When Capcom first announced they were rebooting the Devil May Cry series with Ninja Theory, a Western developer, diehard fans cried foul. The results were impressive though, even with the rather bizarre redesign of the main character. To really understand why the series needed a fresh lease on life, gamers needn’t look any further than Devil May Cry 4.
Given the relative success of the new-gen port of the rebooted DMC, Capcom is taking a chance on nostalgia with Devil May Cry 4 Special Edition. First released in 2008, DMC4 is mostly remembered as having an exceedingly long install time on previous console generations, but also as the death knell of the long-running series. It’s the quintessential example of everything wrong with Japanese game development.
DMC4 was a game designed purely to latch onto the nostalgia of the series, but so laden with cliché, stereotypes, and redundant gameplay that it sinks under its own ponderous weight. It’s entirely focused on style over substance, with absurd amounts of game-jarring cinematic sequences that break the pacing up almost constantly. The story is as goofy and absurd as ever, of course, and for those who like that kind of thing (or preferred the old DMC games to the reboot), that’s probably a comfort.
At the time, the combo-heavy gameplay felt fast and fluid (and to some extent that’s still true), but there’s no getting around the fact that the reboot improves the series in every way. The action here can be engaging, certainly, but definitely feels old. There’s an extreme overuse of the same minor bad guys, but the boss fights are still gorgeously over-the-top and extravagant.
The main game places players as Nero and Dante, although only diehard fans will be able to really tell them apart. The combat focuses on gun and sword play, and mixing things up to get the most style points. When the game just sticks to its arena-style combat, it’s shallow, fast-paced fun. Most of DMC4 consists of locking you in rooms and flooding them with enemies. Finding ways to get massive style points is the main goal and the heavily cinematic nature means that combat looks great.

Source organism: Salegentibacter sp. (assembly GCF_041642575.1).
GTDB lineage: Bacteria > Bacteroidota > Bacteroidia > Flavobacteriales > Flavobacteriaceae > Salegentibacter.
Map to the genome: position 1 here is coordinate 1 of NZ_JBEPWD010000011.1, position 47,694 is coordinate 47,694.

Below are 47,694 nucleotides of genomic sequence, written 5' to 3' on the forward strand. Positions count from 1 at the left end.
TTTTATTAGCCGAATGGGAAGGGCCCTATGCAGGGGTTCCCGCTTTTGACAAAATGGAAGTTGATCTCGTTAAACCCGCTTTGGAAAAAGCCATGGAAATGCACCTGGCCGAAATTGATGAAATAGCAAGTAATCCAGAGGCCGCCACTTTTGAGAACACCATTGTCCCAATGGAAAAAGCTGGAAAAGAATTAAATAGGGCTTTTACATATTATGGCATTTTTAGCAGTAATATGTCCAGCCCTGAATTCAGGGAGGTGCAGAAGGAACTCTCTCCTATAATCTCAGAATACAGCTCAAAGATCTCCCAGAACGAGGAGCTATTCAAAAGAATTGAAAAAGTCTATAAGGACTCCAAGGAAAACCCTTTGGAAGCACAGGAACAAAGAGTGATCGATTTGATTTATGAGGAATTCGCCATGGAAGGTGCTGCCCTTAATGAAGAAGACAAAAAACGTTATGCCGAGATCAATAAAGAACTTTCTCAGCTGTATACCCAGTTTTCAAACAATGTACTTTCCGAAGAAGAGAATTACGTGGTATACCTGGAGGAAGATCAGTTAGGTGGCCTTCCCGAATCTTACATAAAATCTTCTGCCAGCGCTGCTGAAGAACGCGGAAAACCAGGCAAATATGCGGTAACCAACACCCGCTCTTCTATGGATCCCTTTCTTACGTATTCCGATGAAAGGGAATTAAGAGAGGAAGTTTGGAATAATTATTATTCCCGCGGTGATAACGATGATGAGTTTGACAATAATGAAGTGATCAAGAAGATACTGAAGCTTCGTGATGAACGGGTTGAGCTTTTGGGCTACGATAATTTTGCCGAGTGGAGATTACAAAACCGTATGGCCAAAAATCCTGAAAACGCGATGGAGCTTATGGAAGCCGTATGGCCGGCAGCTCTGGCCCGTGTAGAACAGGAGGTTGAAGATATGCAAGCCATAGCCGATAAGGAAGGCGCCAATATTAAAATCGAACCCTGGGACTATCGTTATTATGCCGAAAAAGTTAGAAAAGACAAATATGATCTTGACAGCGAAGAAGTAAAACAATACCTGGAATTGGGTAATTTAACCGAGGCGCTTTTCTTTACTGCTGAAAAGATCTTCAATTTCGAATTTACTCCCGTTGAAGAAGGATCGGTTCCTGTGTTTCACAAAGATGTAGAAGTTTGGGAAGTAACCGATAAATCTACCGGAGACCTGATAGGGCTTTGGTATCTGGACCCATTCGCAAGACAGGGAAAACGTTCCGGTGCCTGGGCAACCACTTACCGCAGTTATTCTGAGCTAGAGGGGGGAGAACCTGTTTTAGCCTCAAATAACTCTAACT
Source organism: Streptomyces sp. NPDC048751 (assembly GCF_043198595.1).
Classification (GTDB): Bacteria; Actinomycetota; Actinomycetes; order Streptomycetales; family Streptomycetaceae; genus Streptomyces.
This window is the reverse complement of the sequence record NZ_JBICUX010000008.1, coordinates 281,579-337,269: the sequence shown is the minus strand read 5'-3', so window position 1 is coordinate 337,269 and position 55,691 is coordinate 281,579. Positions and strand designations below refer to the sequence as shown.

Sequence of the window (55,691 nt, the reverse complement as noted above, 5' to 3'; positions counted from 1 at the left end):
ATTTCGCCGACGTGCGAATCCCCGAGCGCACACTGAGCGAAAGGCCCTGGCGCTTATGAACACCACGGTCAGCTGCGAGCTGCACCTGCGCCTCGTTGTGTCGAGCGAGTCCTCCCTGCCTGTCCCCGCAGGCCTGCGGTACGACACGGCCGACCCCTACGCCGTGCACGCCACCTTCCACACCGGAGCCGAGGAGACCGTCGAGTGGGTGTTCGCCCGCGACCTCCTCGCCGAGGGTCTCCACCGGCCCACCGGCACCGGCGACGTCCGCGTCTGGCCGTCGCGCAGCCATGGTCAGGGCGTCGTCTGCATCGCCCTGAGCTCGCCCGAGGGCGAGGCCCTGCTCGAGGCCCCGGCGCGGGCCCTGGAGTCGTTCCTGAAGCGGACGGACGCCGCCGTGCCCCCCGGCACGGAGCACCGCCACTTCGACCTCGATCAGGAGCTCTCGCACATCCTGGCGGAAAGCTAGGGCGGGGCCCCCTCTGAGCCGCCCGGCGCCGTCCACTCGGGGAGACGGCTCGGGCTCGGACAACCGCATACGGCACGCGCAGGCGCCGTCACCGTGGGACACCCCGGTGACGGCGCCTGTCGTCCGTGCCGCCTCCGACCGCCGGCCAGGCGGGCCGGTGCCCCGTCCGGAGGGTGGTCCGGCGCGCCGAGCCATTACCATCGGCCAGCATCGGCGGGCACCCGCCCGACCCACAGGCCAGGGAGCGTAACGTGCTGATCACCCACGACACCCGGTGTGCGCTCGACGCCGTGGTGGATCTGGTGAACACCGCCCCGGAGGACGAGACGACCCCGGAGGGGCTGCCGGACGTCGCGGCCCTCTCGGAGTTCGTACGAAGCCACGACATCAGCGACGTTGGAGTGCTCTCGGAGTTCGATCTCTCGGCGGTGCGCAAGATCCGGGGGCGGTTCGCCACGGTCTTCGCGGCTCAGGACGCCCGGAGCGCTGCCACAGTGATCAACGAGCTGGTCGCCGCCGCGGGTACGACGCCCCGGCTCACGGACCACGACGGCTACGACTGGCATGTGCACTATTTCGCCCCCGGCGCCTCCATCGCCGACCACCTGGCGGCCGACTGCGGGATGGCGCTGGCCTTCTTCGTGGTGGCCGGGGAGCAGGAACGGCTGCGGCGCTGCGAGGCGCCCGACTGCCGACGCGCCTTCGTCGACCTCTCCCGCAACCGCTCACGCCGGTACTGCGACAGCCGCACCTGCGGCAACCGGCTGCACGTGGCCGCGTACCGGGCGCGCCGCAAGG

Since this is yet another HD-revamp of an already HD game, DMC4 Special Edition is presented in full 60 fps 1080p and the effect is noticeable. The action is sharp and smooth, and it does look better than it ever has. The other major addition to this revamp is the roster of characters to play with. The game is made for Nero and Dante, but now you can plow through the same levels with periphery characters Vergil, Lady, and Trish.
While each character gets their own intro, the rest of the game is the same as the main Nero/Dante campaign, only with most of the story cinematics stripped out. As it turns out, Trish and Lady are a lot more fun to use than any of the other characters in the series. Lady, in particular (who replaces Nero in the campaign) has a brilliantly fun rocket launcher and grapple that just annihilates enemies and completely revamps the pacing of the combat.
The new characters add an extra layer of interest to the overall game, but the main problems with the pacing still remain. So much of DMC4 involves repetitive backtracking and combat that playing through the entire game as other characters isn’t quite as appealing as it could be. Level design is extremely linear, with minimal exploration. Though, if the repetitive nature of the design doesn’t bother you, the special edition also includes new turbo and Dark Knight modes that add harder challenges.
Like most of the games in the series, DMC4 relies on a fixed camera to enhance its cinematic play experience. In larger, more open areas, the camera is moveable with the right analog stick, which helps improve the viewpoint immensely, but large swaths of the game lock the camera down.
Even when released back in 2008, Devil May Cry 4 felt like a last gasp for the series. There are elements of greatness here—the bosses are exceptionally inspired and some of the level themes are great—but so much of DMC4 is antiquated. From the over reliance on jarring cinematic scenes and incredibly repetitive level design and action to the absurdly sexually fetishized female characters in the game, it feels like a game purely designed to pay lip service to diehard fans—at the expense of innovation or bringing in new gamers.